The range is one of the hardest-working tools in your kitchen. Two devices in a Kitchen Range Buying Guide range are basically a set of burners with an oven at the bottom. The first big decision you have to make is whether you are looking for a gas, electric or dual fuel. Next, decide if you need a freestanding or slide-in range based on your kitchen. Abbott is here to help you break down exactly what the range needs to help you make your decision.
Electric vs. Gas Range: Which Should I Choose?
When deciding between gas and electric range, some external considerations should be taken into account. To get started, let’s take a look at what connections you need to supply your stove with the right amount of power. Both electric and gas ranges need to be connected to the power source. Gas ranges require only a standard 110v outlet for operation while electrical ranges require a voltage higher than the standard 110v can supply.
Electrical Range Connections:
As mentioned above, electric ranges need to get more than your standard outlets can provide. 220v power supply is required to operate the electronic ranges. You can quickly tell if an outlet can handle the electrical range because it looks different than your typical electronics outlets. To make it easier, we’ve provided an image guide below for reference.
Gas Range Connections:
The gas range required, well, gas. You need to have a gas line hook-up for this type of range. In addition to the gas connection, the range of electricity will also be needed to strengthen the internal components and create a spark when the gas burns. A standard 110v is required to properly manage the gas range. You can quickly identify the 1101 outlet by visiting because you usually plug most of the tools into these tools.
A gas range must have access to a gas hook up. They typically have a 15,000-BTU power burner and a 5,000 BTU SIM burner. You can choose a range with a sealed burner or an open burner. Sealed burners come with a cap that stays on top of the flame for more control. Open burners leave the flame open with nothing to block the flow of oxygen. Since nothing interferes with the flow of oxygen in an open burner, they can get hotter than a sealed burner. Sizes range from 20 “to 60”.
Electronic ranges are available with a coil, smooth top, or induction material. The coil components provide even heat distribution during cooking. The more rings a coil gives, the greater the distribution. The smooth top ingredients are located below the cooking surface, which allows for smooth cleaning on the uninterrupted surface.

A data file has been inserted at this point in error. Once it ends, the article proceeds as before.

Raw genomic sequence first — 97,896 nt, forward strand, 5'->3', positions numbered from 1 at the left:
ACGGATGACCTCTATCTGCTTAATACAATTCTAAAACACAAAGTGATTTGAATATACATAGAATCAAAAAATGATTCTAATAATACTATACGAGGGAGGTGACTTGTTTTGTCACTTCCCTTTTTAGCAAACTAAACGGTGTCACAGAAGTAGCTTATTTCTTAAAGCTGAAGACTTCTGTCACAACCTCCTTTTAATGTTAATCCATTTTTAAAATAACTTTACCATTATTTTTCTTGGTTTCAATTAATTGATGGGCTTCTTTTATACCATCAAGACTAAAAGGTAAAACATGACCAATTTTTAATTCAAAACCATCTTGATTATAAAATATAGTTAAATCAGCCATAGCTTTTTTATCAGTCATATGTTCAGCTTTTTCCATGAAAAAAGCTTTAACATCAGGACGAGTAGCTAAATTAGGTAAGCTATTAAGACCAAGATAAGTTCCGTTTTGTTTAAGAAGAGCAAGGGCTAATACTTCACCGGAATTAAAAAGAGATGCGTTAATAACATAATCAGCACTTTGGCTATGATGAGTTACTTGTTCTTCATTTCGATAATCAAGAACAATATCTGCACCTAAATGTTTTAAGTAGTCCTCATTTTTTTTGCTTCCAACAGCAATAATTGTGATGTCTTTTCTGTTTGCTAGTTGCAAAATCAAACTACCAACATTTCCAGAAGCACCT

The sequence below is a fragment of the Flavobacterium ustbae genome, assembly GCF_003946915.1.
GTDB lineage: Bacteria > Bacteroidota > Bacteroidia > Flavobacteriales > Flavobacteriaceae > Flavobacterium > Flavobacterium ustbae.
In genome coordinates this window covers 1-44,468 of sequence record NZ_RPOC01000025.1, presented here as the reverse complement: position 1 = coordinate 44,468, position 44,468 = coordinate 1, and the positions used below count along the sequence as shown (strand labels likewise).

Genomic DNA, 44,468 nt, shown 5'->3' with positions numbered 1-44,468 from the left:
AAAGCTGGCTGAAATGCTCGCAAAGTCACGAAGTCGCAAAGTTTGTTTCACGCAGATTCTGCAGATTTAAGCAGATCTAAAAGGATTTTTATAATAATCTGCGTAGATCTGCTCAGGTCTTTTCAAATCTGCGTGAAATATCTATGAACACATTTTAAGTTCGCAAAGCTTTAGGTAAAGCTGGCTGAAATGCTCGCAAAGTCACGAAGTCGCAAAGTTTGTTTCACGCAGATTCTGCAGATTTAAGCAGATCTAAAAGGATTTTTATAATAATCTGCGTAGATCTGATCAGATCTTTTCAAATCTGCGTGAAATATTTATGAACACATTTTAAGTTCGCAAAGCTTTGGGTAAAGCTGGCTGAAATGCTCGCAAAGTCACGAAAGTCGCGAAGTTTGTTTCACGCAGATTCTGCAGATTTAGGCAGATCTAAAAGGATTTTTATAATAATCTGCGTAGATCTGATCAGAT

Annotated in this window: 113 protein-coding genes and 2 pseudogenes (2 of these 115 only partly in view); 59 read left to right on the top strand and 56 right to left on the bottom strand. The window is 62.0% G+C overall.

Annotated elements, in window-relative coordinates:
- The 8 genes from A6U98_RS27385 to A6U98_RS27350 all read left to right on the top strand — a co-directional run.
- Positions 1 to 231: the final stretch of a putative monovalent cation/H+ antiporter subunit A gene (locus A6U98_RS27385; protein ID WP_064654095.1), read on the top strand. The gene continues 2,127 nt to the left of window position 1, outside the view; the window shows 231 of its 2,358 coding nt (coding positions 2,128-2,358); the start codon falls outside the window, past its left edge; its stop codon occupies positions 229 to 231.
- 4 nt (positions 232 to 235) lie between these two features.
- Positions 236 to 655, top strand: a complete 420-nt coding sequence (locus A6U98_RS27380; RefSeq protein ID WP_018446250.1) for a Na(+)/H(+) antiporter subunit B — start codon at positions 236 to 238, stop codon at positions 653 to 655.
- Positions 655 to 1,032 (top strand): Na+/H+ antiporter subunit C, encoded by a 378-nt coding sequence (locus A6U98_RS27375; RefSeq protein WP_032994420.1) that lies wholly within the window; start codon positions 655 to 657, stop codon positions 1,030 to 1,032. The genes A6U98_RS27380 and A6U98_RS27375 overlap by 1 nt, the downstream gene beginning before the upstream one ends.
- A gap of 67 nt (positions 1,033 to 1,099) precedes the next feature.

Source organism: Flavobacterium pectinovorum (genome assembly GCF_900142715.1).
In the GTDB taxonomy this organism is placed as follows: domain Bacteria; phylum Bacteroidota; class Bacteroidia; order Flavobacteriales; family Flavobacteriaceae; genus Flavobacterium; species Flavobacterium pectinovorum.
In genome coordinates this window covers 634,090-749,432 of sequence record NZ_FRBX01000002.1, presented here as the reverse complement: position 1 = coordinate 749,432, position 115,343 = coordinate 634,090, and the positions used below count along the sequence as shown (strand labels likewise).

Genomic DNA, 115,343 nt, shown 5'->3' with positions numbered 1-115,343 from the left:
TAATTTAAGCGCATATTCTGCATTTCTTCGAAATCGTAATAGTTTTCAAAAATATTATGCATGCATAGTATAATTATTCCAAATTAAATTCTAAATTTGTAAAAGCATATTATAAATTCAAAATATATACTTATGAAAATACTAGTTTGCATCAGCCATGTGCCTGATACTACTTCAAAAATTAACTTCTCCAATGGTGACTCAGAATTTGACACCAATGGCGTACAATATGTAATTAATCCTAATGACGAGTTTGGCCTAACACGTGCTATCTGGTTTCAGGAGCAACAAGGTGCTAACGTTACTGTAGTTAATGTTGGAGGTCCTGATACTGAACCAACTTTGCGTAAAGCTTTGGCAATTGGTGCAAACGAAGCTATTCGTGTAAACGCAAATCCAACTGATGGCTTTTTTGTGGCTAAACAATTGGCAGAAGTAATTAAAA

In the electric range, the power burner has at least 3,200 watts of power and the seamer burner has 1,200 to 1,500 watts. Electrical ranges require a 208/220-volt or 208/240-volt electrical connection. Those who bake often will enjoy the equivalent and regular heat of an electric stove. Sizes range from 20 “to 36”
A dual fuel range combines the advantages of both the electric and gas range. A gas cooktop provides precise burner control that is only available in an open flame. At the same time, the electric combustion oven creates the perfect consistency even hotter needed for baking the perfect dish each time. Maximum dual-fuel ranges require 240-volt electrical outlets in addition to gas hookups.
The ranges of freestanding end on the side and a high back. They can go into the cabinet at the end of the cabinet run or stand-alone. Controls for the electrical range are usually high back. In contrast, controls for the gas limit are available upfront. Additionally, electric ranges usually include storage drawers but some have a range of gas instead of broiler drawers. It is important to note that the self-cleaning range, regardless of fuel type, features a storage drawer. Drawer broilers are only available in gas ranges that offer no self-cleaning function.
Double Oven Range
The range of double ovens comes with two ship ovens that provide self-contained sections capable of setting at different temperatures. These types of intervals are effective if you need to prepare multiple meals at once.
Basically, the slide-in ranges offer a non-stop, built-in offer with incomplete aspects and no backsplash. Today, most slide-ins include finished parts. Still, slide-in ranges require a cabinet on both sides. Their stove and burner controls are located at the top of the front panel of the range or in front of the burner on the top panel of the range. Slide-in ranges also provide bottom storage or warming drawers.
Drop-in ranges may look like slide-ins, but a cabinet fit may be required for a tighter fit. The front control allows you to detect drop-ins by a cabinet strip at the bottom of the oven. In contrast to the slide-in range, however, they do not give the storage drawer below.